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Applied Optics

Applied Optics


  • Vol. 30, Iss. 4 — Feb. 1, 1991
  • pp: 435–442

Terrestrial polarization imagery obtained from the Space Shuttle: characterization and interpretation

Walter G. Egan, W. R. Johnson, and V. S. Whitehead  »View Author Affiliations

Applied Optics, Vol. 30, Issue 4, pp. 435-442 (1991)

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An experiment to measure the polarization of land, sea, haze, and cloud areas from space was carried aboard the Space Shuttle in Sept. 1985. Digitized polarimetric and photometric imagery in mutually perpendicular planes was derived in the red, green, and blue spectral regions from photographs taken with two synchronized Hasselblad cameras using type 5036 Ektachrome film. Digitization at the NASA Houston Video Digital Analysis Systems Laboratory permitted reduction of the imagery into equipolarimetric contours with a relative accuracy of ±20% for comparison to ground truth. The Island of Hawaii and adjacent sea and cloud areas were the objects of the specific imagery analyzed. Results show that cloud development is uniquely characterized using percent polarization without requiring precision photometric calibration. Furthermore, sea state and wind direction over the sea could be inferred as well as terrestrial soil texture.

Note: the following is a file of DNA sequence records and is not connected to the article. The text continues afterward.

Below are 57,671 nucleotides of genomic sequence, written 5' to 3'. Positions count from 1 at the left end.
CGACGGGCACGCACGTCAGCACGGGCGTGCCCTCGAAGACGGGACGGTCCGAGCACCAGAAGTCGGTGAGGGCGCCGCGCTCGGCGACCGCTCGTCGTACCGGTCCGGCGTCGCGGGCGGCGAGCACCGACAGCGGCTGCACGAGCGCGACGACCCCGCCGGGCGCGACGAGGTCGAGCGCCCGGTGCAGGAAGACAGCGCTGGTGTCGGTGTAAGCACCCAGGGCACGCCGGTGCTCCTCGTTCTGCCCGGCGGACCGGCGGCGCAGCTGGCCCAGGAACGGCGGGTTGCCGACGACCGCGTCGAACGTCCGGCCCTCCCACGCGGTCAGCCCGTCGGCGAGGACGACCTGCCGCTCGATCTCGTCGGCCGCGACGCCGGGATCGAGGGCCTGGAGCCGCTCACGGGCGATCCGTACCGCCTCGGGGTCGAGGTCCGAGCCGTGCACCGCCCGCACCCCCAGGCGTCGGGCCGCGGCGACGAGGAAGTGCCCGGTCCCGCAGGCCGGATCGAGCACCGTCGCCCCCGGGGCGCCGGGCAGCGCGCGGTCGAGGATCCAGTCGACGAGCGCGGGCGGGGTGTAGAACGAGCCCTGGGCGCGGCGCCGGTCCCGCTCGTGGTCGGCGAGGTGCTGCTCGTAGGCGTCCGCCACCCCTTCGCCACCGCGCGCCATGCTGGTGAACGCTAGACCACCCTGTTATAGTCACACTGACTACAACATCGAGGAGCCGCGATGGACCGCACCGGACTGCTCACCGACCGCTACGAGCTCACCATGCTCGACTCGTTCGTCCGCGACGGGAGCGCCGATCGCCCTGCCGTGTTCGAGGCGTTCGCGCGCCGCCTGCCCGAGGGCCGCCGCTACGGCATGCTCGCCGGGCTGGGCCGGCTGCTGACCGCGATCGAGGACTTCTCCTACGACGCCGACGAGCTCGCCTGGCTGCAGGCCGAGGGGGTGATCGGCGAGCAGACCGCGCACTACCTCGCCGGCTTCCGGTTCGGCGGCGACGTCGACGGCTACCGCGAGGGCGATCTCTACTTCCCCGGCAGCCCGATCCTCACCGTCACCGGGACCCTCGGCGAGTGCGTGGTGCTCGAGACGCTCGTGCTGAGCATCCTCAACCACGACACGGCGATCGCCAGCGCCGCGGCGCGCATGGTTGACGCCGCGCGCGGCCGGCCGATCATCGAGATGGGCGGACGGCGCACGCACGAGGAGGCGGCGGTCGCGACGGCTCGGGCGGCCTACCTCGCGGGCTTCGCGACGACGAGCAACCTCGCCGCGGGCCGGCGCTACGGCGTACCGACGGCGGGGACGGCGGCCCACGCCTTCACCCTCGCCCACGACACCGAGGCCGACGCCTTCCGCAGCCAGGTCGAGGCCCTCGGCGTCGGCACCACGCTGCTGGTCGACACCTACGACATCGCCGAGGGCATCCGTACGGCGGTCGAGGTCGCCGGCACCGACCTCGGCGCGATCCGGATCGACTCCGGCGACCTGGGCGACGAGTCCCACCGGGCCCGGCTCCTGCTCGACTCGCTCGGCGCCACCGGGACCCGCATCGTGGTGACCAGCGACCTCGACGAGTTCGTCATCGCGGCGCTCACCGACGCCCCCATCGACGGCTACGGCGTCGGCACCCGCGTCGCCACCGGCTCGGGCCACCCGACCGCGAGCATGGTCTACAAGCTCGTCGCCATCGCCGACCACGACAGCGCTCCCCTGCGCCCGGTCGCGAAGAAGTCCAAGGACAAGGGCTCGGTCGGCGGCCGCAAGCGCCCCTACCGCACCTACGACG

© 1991 Optical Society of America

Original Manuscript: November 1, 1989
Published: February 1, 1991

Walter G. Egan, W. R. Johnson, and V. S. Whitehead, "Terrestrial polarization imagery obtained from the Space Shuttle: characterization and interpretation," Appl. Opt. 30, 435-442 (1991)

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